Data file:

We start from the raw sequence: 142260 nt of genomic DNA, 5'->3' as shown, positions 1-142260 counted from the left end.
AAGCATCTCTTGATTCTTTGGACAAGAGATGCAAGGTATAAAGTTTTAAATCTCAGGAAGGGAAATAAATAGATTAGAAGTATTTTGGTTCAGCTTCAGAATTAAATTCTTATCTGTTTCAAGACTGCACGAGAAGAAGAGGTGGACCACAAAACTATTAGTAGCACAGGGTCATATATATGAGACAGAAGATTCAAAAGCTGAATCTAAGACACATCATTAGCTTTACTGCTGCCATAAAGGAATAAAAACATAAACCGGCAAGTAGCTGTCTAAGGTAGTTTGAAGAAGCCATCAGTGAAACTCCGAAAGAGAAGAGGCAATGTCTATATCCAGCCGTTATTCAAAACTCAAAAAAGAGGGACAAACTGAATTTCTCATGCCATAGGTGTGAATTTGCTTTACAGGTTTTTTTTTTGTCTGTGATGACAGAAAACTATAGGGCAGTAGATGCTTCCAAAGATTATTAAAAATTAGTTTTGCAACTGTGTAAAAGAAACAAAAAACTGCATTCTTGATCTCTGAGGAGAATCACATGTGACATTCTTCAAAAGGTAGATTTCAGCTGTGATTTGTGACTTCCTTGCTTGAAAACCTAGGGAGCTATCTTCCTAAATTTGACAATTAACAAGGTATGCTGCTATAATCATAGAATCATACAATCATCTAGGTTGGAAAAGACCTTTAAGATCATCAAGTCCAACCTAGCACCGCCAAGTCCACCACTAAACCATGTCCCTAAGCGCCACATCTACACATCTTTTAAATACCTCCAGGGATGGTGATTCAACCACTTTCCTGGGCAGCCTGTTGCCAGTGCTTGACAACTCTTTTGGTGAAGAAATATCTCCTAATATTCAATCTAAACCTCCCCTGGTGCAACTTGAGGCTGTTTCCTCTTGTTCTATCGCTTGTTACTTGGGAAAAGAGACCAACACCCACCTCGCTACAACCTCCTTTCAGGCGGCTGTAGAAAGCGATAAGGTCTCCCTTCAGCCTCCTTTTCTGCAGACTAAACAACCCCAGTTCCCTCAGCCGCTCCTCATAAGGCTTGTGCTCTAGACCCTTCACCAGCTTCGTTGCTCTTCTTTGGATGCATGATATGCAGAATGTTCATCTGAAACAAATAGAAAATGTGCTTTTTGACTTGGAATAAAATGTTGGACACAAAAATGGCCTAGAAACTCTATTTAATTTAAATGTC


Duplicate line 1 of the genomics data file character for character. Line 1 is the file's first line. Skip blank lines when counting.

We start from the raw sequence: 142260 nt of genomic DNA, 5'->3' as shown, positions 1-142260 counted from the left end.